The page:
Be careful which links you press in the chat of your next Zoom call — they might steal your credentials.
The social distancing rules enacting to curb the spread of the coronavirus have benefited some companies and harmed others. For Zoom, it's done both.
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On one hand, people are flocking to the video conferencing service in droves to chat with friends or join virtual business meetings. On the other, Zoom is under the spotlight like never before, and its skeletons are being revealed.
It started when The Intercept published a report questioning the company's advertised end-to-end encryption. In reality, the faux-encryption stops with Zoom, so staff members could theoretically view your content or Zoom could be compelled to turn your content over to law enforcement.
Now security researchers have discovered that attackers can use the Zoom Windows client group chat to share links that leak Windows network credentials. Like most video conferencing apps, Zoom has a chat feature that lets you send messages to anyone on the call. When you post a URL, it automatically transforms into a hyperlink so participants can quickly access the site.
That's harmless on its own, but security researcher @_g0dmode found that Zoom also converts URLs into Windows networking Universal Naming Convention (UNC) paths, which can be used to access network resources.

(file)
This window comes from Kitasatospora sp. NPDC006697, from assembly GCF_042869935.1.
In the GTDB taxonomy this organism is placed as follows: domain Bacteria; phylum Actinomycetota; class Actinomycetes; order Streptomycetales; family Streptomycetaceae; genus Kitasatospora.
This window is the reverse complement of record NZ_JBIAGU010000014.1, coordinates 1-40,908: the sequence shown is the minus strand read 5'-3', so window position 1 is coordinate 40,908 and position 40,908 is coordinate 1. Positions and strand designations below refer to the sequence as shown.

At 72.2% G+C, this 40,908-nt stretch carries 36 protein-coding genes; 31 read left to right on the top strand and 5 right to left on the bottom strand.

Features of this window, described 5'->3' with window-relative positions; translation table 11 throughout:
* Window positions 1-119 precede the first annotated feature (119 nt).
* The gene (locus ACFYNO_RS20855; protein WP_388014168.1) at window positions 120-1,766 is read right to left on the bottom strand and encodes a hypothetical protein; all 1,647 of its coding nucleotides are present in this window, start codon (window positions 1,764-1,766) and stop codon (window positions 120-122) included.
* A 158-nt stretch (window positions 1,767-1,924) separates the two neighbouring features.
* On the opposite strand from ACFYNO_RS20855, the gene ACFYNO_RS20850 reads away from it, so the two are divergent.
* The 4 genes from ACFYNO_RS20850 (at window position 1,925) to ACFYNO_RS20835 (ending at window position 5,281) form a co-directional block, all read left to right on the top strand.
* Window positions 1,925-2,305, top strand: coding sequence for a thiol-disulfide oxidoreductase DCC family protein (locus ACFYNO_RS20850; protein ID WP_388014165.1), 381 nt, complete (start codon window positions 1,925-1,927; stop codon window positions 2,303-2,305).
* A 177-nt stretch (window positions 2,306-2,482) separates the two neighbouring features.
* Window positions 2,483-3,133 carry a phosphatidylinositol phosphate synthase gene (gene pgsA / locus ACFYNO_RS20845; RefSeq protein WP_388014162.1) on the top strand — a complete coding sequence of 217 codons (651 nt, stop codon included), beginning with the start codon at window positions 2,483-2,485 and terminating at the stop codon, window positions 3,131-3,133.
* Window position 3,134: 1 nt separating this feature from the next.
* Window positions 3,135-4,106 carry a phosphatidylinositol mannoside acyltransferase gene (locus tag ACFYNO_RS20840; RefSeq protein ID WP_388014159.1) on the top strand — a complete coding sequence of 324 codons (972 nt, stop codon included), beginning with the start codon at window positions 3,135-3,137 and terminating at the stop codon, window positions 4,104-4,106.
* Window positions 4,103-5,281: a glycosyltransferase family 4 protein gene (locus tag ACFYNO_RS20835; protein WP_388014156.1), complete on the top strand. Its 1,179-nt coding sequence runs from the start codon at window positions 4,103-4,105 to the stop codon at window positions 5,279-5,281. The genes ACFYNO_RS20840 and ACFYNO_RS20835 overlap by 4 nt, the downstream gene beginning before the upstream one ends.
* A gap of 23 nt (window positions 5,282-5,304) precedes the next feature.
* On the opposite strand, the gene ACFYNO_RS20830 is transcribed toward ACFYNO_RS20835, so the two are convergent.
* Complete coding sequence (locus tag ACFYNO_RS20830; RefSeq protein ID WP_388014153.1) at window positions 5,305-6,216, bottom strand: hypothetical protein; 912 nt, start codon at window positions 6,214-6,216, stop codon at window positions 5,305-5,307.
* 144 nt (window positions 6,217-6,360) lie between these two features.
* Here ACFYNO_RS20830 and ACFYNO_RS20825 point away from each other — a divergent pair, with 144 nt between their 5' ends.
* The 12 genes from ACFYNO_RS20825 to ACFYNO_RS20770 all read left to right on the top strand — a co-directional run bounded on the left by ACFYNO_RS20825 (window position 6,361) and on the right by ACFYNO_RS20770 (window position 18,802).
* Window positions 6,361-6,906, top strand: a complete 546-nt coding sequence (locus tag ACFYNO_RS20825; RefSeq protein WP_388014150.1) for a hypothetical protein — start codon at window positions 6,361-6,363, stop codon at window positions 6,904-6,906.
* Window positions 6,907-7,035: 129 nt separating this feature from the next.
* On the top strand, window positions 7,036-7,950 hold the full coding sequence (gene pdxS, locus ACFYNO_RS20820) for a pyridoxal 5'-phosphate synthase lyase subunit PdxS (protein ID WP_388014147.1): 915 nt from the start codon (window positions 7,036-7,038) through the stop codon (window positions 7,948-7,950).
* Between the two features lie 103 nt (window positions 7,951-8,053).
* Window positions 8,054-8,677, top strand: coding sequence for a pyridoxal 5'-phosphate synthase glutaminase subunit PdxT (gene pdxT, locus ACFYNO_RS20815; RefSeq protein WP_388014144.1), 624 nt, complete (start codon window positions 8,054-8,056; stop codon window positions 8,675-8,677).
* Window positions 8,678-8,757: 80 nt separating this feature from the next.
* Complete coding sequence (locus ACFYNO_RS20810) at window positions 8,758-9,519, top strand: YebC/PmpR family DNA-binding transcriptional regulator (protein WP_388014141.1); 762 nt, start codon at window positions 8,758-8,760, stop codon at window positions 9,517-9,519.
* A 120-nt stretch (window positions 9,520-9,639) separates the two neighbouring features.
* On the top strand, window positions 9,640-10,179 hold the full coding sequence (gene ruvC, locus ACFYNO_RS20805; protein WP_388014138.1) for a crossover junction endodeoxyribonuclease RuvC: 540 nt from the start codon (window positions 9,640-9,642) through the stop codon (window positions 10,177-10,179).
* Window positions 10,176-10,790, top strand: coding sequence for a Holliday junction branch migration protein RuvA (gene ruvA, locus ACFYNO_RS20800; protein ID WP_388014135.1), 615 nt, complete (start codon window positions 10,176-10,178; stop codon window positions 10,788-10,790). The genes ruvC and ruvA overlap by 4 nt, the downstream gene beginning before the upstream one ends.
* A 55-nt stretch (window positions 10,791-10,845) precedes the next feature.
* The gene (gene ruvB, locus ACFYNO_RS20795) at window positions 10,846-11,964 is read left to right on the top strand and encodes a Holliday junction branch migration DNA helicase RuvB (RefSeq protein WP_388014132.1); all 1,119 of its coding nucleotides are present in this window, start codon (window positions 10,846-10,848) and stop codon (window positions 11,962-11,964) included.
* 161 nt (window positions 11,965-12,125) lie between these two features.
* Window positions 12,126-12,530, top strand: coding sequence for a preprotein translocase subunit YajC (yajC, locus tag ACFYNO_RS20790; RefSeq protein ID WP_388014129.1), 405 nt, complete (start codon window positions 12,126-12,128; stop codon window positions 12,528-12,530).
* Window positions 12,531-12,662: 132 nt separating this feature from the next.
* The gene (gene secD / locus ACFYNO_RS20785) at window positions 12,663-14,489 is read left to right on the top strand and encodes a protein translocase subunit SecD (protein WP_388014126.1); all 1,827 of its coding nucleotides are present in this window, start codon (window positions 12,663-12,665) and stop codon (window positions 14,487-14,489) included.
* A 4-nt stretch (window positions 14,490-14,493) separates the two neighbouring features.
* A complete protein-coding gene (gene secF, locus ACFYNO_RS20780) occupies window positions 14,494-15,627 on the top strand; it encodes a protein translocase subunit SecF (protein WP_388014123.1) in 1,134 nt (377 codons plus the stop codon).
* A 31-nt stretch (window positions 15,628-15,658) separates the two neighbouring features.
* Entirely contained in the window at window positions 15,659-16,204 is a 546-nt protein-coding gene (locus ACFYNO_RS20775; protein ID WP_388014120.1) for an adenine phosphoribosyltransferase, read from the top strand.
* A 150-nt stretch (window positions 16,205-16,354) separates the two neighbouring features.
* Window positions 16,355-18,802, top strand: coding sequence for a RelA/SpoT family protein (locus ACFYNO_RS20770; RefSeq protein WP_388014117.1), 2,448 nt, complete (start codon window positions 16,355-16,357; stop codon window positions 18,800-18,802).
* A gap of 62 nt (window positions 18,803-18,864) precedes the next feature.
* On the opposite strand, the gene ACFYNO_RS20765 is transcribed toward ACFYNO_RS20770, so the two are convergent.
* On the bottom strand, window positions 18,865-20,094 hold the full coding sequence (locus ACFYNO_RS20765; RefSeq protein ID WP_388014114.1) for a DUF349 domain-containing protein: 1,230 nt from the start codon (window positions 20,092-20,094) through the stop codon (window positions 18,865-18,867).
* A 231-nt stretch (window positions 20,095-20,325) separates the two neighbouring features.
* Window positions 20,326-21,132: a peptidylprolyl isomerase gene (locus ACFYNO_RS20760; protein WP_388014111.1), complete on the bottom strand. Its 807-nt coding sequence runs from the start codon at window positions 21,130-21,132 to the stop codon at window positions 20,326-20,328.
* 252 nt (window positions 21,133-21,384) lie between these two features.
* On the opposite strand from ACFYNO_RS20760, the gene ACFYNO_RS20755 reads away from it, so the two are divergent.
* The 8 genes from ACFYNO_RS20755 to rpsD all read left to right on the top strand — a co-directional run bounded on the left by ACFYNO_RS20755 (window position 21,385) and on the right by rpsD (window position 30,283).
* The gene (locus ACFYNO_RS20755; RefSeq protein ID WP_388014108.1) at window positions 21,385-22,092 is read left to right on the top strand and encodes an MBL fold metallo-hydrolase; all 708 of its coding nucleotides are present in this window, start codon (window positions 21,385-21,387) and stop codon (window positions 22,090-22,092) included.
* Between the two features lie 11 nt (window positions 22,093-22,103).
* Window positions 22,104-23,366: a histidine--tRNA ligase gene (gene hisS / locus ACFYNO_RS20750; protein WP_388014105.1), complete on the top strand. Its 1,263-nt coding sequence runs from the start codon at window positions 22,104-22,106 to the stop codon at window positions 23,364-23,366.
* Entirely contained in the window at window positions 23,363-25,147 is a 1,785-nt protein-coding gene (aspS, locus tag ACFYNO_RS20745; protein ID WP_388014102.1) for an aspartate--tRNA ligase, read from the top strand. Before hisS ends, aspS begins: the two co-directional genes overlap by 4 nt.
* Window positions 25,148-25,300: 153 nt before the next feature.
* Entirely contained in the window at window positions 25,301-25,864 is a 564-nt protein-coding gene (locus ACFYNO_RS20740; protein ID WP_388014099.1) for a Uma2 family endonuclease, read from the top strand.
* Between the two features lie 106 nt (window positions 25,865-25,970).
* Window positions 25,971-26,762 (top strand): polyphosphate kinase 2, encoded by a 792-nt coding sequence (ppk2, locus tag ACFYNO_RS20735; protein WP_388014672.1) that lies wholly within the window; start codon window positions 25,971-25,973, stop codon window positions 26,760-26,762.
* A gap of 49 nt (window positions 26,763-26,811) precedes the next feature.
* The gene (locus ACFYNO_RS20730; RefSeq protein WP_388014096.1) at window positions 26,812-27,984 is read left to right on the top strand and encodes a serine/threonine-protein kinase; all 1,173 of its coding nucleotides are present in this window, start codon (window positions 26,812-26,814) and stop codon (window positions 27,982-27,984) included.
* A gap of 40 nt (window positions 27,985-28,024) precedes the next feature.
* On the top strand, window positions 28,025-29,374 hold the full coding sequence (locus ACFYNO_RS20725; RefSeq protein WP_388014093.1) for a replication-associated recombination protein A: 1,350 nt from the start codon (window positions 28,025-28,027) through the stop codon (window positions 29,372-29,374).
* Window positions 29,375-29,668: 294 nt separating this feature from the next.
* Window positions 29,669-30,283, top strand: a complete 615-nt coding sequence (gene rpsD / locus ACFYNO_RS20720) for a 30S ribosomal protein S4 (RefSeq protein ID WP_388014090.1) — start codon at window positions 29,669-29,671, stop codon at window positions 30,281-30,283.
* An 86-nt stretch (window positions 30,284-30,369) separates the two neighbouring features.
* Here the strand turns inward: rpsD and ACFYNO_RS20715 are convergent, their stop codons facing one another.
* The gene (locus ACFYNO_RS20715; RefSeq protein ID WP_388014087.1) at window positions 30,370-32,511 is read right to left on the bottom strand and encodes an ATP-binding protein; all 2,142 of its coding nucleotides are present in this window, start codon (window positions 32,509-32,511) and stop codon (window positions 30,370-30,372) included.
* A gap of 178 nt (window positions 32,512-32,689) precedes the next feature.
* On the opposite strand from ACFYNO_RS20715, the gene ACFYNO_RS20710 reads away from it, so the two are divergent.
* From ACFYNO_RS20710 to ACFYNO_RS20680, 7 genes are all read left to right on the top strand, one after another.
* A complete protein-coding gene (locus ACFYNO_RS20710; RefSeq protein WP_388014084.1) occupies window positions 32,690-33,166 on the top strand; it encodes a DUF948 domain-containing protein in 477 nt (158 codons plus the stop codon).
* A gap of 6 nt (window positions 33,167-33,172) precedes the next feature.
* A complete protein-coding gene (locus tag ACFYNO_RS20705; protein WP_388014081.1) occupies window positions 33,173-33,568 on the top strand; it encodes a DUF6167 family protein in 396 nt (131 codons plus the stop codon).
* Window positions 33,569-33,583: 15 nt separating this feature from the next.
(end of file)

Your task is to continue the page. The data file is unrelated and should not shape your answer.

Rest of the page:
As BleepingComputer points out, if a user clicks on a UNC path link posted by a malicious actor, Windows will connect to a remote site with a user's login name and password, which can be dehashed with free tools in a matter of seconds.
A UNC path can also take an innocent Zoom user to a malicious program, opening the doors for a hacker to inflict serious harm.
How Zoom can protect users
There is an easy solution for this security vulnerability: don't turn UNC paths into clickable hyperlinks. If the potentially malicious path doesn't turn blue in the chat, people will be less inclined to see where it leads.
"Zoom should not render UNC paths as hyperlinks is the fix, I have notified Zoom as I disclosed it on Twitter," security research Matthew Hickey (@HackerFantastic) told BleepingComputer.
Zoom hasn't acknowledged the problem, so your best bet is to follow Microsoft's instructions for restricting NTLM traffic (opens in new tab) to remote servers to prevent UNC link attacks in Zoom.
Zoom leaking user data
If that wasn't bad enough, Zoom was found to be leaking the personal information -- including emails and photos -- of thousands of users.
The problem stems from Zoom's "Company Directory," which links you with people who have the same email domain. Unfortunately, in some cases, users are being grouped with thousands of people who they don't work with.
"I was shocked by this! I subscribed (with an alias, fortunately) and I saw 995 people unknown to me with their names, images and mail addresses." Barend Gehrels, a Zoom user who flagged the issue to Motherboard.
This comes just days after Zoom updated its iOS app after a Motherboard report found that analytics were being shared with Facebook. Zoom now faces a class-action lawsuit.